-          If you have had minimal prior exposure to an industry, have recently relocated or have a shortage of local contacts, try personal networking, contacting people through their professional email or requesting LinkedIn connections with an appropriate note explaining why you are contacting them.

-          Choose interviewees carefully to facilitate a productive and positive experience for both participants. Try to ascertain that the interviewee is genuinely happy to share their knowledge and talk about their experiences (and did not just agree to participate because the request came from their boss.)


How to have a valuable informational interview experience

I have been a participant on both sides of the informational interview fence – as an interviewer and interviewee. I have enriched my knowledge and made genuine connections.

Advice to have a meaningful conversation and prevent 'informational interview faux pas'


If you are asking questions:

-          Know why you want to have this conversation and convey this information beforehand

-          Think about what valuable information can this person share that you cannot research independently?

-          Provide details of a referral contact (if any)

-          Nominate the conversation start and end times, like you would for an official meeting.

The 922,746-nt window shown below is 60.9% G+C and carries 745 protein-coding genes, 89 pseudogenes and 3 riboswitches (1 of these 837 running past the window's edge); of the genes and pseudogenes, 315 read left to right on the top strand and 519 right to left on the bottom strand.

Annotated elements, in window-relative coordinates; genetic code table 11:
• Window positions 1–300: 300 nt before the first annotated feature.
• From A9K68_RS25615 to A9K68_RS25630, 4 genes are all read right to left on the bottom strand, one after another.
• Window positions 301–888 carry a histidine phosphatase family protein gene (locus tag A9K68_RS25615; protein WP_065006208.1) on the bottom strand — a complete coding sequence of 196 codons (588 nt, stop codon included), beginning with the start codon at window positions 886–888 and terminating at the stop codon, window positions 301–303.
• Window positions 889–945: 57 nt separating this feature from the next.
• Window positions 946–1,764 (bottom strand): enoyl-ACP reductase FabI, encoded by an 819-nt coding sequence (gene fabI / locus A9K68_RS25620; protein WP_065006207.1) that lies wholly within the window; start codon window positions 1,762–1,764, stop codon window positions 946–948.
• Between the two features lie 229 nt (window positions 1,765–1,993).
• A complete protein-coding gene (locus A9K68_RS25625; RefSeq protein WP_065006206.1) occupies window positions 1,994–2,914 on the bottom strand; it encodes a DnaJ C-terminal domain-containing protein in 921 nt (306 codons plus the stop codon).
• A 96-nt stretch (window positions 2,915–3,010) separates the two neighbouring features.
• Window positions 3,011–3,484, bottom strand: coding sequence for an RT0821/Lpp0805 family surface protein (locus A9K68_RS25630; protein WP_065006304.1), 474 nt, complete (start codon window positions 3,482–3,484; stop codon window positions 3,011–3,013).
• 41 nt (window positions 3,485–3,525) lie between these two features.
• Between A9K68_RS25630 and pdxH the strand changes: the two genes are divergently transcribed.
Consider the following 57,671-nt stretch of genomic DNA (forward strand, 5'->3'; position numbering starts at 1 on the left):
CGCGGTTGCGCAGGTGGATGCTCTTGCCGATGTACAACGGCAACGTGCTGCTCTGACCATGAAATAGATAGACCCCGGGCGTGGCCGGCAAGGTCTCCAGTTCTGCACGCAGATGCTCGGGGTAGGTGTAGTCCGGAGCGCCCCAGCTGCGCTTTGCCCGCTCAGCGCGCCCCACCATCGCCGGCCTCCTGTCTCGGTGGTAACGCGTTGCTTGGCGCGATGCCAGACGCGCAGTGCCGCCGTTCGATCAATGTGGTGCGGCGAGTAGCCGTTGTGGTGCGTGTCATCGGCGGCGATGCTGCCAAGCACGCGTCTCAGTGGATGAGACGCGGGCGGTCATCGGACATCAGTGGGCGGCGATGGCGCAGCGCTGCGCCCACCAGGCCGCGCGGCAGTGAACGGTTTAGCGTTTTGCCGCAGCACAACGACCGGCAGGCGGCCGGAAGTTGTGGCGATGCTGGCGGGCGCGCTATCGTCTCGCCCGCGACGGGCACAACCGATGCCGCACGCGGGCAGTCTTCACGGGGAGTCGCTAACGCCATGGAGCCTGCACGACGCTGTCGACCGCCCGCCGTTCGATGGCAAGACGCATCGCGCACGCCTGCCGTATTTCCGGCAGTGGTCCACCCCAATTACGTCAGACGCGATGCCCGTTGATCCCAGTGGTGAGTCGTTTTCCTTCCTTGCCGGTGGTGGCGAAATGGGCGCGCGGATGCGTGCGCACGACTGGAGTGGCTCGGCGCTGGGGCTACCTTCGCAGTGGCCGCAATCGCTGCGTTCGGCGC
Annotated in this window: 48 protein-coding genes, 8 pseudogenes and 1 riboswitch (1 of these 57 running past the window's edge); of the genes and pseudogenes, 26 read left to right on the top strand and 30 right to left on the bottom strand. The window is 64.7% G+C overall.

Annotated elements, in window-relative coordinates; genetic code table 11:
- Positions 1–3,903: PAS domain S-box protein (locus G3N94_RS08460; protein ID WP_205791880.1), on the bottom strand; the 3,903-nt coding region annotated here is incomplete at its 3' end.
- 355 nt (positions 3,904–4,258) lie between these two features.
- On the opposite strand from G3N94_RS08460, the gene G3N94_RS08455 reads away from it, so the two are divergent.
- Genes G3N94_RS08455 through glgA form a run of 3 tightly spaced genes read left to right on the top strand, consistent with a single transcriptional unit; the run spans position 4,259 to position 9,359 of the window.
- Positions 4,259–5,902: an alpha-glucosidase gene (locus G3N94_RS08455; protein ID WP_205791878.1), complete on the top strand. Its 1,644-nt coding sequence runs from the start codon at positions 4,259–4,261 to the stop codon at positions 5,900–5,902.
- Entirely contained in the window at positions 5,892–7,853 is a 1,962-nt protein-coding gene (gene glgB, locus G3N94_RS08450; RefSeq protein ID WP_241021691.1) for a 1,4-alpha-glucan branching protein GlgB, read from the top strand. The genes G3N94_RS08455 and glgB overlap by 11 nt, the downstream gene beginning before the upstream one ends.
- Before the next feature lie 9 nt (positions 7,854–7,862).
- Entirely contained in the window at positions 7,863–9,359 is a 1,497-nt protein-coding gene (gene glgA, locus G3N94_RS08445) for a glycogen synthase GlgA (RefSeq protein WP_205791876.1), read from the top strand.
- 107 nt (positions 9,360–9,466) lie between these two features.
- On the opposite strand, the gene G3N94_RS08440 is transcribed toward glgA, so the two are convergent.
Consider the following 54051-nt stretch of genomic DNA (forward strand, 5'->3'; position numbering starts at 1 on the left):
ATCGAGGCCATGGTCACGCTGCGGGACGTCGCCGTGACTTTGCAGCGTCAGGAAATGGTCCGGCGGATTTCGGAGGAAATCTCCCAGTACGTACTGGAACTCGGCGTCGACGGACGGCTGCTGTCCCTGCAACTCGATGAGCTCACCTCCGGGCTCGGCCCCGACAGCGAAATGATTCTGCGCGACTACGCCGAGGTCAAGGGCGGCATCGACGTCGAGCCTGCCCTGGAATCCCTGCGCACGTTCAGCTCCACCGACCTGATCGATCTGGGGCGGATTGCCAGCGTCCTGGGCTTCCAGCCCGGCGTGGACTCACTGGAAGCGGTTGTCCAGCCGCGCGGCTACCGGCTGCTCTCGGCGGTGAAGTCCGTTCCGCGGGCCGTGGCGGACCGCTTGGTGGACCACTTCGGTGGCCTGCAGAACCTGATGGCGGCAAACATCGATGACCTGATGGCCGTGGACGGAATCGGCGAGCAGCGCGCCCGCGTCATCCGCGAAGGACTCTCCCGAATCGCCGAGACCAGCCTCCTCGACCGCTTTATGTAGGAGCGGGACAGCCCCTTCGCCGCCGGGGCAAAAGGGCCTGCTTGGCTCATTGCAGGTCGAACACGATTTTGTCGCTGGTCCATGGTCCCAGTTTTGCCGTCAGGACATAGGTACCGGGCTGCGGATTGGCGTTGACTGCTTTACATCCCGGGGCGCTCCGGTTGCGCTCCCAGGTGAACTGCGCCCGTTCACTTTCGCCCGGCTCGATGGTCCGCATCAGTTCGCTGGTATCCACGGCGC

Half an hour to forty-five minutes is recommended. Busy people will appreciate this!

-          Send a reminder confirmation in writing beforehand.

-          Prepare question categories and prioritize a few important questions –
           Make sure you have time to discuss what you really want to know.

-          During the conversation, or immediately afterwards, write down what you learned


If you are answering questions:

-          Clearly state your parameters for discussion and the type of information you are happy to share.
           Miscommunications can arise when the aims and purpose of the conversation left unfulfilled.

-          If your interviewer doesn't nominate the length of conversation, then you should (to clarify expectations).


Benefits if you are asking questions: